Herz’s version immediately sets itself apart from De Villeneuve and De Beaumont by its nihilistic and horrific opening scene where the merchant’s treasure (now being shipped in carts instead of ships) is hauled through an oppressive forest, only for the carts to be destroyed and the caravan’s members being either burned alive or slashed to death by the Beast. In the following sequence, the villagers, while being fairly anonymous in the source material, are implied to be even more beastly than the Beast – they unflinchingly kill and flay unanesthetized animals and enrich their broth with generous dollops of animal blood. The Beauty in Herz’s version is a young woman setting herself apart from her two (not five) nagging sisters, and this is a rare version where the Beaty gets a name: Julie – tellingly named after the God of light and generally associated with youthfulness (Cinnelli 2021). A portrait of Julie’s mother prominently hangs in her family’s home, establishing in dialogue Julie’s outsider position as a half-sister. One of the most significant differences between Herz and De Villeneuve/De Beaumont arrives in the form of the Beast. While neither De Villeneuve nor De Beaumont describe the Beast apart from the adjective ‘horrible,’ most illustrators, and especially filmmakers (taking their cue from Cocteau) have presented the Beast as a relatively dignified lion-like, or at least mammalian figure. However, Herz presents the Beast as an avian creature with a filthy beak, ragged clothes, and an altogether frightful appearance (fig. 2). In The Virgin and the Monster, the merchant sets out to sell his last valuable: a portrait of Julie’s mother, when he stumbles upon the Beast’s castle. This castle is not, as in the source novel, a place of grandiose splendor, but a dilapidated mansion, overgrown with vines, with sulphurous, bubbling mud pits and crumbling walls open to the forest. After the father relates his story and fatal deal with the monster to his family, Julie, donning a white robe, departs to the Beast’s castle without a moment’s doubt. Here, Julie finds a castle filled with mirrors and grotesquely distorted portraits, amongst which a portrait of the prince in seeming mid-progress of becoming the Beast (fig. 3). Julie is drugged by the Beast and falls asleep on a bed that slowly lowers down to enclose her, coffin-like, with a demon figure sitting on top. After this, the Beast is seen putting his claw on the drugged, sleeping Julie’s throat. Meanwhile, Julie dreams of doors opening and being carried away by a handsome prince. Throughout the film, the Beast is in a constant dialogue with his inner voice telling him to kill Julie or kill himself (a feature taken from playwright Ceský Krumlov). “I don’t need her blood – the wood is full of deer,” the Beast utters, after which he (graphically) kills a deer in the woods (mirroring the opening sequence of the villagers killing animals). Throughout her stay in the castle, the Beast asks Julie not to look at him. They do not dine together, and the Beast does not ask Julie to marry him every night. When Julie tricks the Beast and touches his claws, they metamorphose into human hands. Julie decides to leave the castle and go back home (no proviso to come back here). The Beast, robbed of his claws and thus unable to kill for sustenance, is in psychological and physical torment. He sets part of his castle afire and waits for death to set in. However, Julie returns out of her own accord and professes her love for the monster, after which he transforms into the prince of her dreams. The dream scene, with Julie in the arms of the prince, is repeated, and the film ends. There is no explanation for the Beast’s enchantment, and we never hear of Julie’s family again.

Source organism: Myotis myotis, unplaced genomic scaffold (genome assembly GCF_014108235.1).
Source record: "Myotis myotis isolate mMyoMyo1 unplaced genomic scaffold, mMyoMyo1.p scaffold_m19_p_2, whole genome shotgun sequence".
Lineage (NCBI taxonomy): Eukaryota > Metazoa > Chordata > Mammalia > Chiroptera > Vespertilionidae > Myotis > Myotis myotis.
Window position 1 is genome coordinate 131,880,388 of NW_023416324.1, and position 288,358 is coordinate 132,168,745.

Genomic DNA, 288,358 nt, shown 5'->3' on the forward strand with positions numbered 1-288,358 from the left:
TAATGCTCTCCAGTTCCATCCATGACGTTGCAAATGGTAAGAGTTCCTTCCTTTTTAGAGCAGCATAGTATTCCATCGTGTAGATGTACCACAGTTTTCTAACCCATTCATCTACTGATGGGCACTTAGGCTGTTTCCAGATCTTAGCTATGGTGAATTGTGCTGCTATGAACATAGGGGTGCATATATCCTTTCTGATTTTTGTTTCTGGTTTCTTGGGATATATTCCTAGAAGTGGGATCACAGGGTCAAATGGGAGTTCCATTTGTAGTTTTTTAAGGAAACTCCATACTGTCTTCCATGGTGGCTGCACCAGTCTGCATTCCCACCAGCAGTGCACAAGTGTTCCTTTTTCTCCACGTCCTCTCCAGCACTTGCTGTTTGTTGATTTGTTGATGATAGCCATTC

Herz’s film differs significantly from its source in its grotesque and uncanny aesthetic, as well as in the agency of the Beauty and Beast figures. While in De Villeneuve’s, and especially in De Beaumont’s version, the Beauty is a blank canvas on which the prospected (female) reader can project the virtues of the time – self-repudiation chiefly amongst them – Herz’s Julie has far more agency. Here we encounter a young woman with a mind of her own and, being away from home, discovering her own character and sexuality. Herz’s version allows for multiple interpretations of the tale on top of being a ‘traditional’ girl-meets-monster/prince tale. The film can foremost be seen as a parable for Julie’s sexual awakening, or might even be conceived as a (delusional or after-death) dream.